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Tools and instruments are integral features of the history of mathematics, aiding numerous pursuits such as navigation, description of the natural world, and regulation of commerce. The world's oldest scientific instruments were developed to aid calculation. For hundreds of years, ruler-like tools were the most common calculating devices and their use persisted alongside mechanical innovations that automated simple mathematical procedures.

The Whipple Museum is in possession of more than 700 'calculators', from sectors used by Early Modern astronomers to an impressive collection of handheld calculators of the sort used by twentieth-century astronauts. The articles in this section explain various aspects of the history of calculating devices.

Read more at: A Brief History of Calculating Devices
Chinese suanpan abacus

A Brief History of Calculating Devices

From the abacus to the EDSAC computer, humans have used physical apparatuses for counting to simplify and solve mathematical problems. Here you can read a brief overview of how certain devices developed over time and continued to be useful despite apparently superior developments.

Read more at: Tables
Beazley's curve tables


Perhaps the most important 'devices' for calculation throughout human history, mathematical tables standardise values for computation and come in a variety of shapes, sizes, and applications.

Read more at: The Sector
Sutton Gunter sector, folded

The Sector

All sorts of devices for measuring, weighing, and telling time were used in antiquity, and the revival of astronomy in Europe toward the end of the Middle Ages linked classical knowledge to developments from Arabic societies. New instruments came with new theories, most notably the sector, championed by Galileo.

Read more at: John Napier's Calculating Tools
Abacus and base and Napier's bones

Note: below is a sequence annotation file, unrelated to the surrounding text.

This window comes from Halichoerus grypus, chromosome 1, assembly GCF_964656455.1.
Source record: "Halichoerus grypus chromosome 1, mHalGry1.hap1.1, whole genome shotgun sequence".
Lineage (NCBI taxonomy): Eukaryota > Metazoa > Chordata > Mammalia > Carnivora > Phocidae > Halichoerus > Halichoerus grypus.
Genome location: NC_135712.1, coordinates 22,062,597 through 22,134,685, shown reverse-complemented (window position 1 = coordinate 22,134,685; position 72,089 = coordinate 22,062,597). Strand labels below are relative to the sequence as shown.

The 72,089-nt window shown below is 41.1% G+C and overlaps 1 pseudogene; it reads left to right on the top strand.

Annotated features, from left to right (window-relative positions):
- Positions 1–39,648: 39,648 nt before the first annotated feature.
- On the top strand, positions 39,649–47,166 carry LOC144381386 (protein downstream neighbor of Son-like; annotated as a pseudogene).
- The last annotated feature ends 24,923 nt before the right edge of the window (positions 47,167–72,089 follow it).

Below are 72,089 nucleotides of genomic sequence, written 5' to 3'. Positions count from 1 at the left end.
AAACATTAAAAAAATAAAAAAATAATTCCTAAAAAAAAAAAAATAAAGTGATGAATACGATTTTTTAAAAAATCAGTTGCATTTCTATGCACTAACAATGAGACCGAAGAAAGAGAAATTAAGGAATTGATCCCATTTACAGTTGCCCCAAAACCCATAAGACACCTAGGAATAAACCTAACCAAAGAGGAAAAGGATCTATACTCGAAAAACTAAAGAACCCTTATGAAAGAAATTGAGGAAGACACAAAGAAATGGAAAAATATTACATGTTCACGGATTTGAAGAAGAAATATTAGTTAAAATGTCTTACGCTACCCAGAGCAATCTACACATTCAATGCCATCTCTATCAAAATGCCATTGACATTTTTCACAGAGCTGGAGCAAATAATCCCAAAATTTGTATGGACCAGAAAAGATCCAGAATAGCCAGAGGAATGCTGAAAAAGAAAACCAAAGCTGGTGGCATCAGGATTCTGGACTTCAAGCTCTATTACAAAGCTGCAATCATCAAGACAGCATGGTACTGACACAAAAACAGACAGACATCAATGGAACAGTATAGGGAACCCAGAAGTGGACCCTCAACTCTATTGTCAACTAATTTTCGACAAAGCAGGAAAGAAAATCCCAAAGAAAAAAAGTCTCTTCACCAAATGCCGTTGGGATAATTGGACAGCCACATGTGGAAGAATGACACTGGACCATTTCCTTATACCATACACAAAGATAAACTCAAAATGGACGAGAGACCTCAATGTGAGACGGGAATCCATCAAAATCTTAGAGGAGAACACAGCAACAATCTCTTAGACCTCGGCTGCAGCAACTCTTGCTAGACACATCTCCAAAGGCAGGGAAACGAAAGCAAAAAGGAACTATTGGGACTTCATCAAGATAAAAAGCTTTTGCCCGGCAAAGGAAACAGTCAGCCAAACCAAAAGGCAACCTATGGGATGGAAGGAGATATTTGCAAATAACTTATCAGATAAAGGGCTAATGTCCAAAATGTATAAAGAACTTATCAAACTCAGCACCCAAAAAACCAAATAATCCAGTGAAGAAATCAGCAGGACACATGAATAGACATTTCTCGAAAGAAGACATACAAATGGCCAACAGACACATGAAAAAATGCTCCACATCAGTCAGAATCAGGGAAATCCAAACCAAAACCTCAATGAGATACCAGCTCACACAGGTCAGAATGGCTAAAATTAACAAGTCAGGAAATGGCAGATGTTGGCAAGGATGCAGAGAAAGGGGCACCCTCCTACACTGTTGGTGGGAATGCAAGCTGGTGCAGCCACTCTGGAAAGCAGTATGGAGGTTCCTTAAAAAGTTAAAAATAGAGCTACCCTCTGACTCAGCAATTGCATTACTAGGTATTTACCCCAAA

John Napier's Calculating Tools

In the early 17th century, Scottish mathematician John Napier introduced the logarithm to speed up calculation by hand, along with other means of representing multiplication problems including the numbered rods or 'bones' for which he became known. These developments laid the foundation for mechanising calculation.

Read more at: Slide Rules
Detail from Gunter rule

Slide Rules

Undoubtedly the most widely used mathematical instrument from their invention in the late 17th century to the 1970s, slide rules are seen today as historic curiosities. But in their time they took on numerous shapes and were understood as 'universal' tools with limitless applications to any domain in which proportions and scaling were used.

Read more at: Mechanical Calculation
Brunsviga calculating device

Mechanical Calculation

18th-century Enlightenment fascination with clockwork generated designs for automatic calculating devices, many of which were built and some of which provided templates for later mass-produced machines. Though few of these early devices survive, later manifestations allow us to see what the actual practice of calculating was like.

Read more at: Charles Babbage's Difference Engine
Detail from the Babbage Difference Engine No. 1

Charles Babbage's Difference Engine

Acknowledged as the first architect of a general-purpose computer, Charles Babbage's first foray into automation was spurred by the problem of efficiently producing reliable sets of mathematical tables. He worked, unsuccessfully during his lifetime, to apply principles of computational labour division for humans to automated machines.

Read more at: Pocket Calculating Devices
Curta handheld calculator

Pocket Calculating Devices

While the 20th century saw grand designs for general-purpose computers, it also saw principles of precision engineering applied to earlier designs, allowing them to become portable.

Read more at: The EDSAC and Computing in Cambridge
Electronic Delay Automatic Storage Calculator (EDSAC) in Cambridge

The EDSAC and Computing in Cambridge

The Electronic Delay Storage Automatic Calculator was one of the earliest general-purpose computers. Built for Cambridge academics and students to run problems on, it was one of the first computers to be made a community resource.

Read more at: Handheld Electronic Calculators
The Decimo Vatman I, V.Sc. II, and Extra S electronic calculators

Handheld Electronic Calculators

Developed in the 1970s, handheld electronic calculators facilitated some essential advances in the history of computing, including the development of microprocessors and freestanding exchangeable software.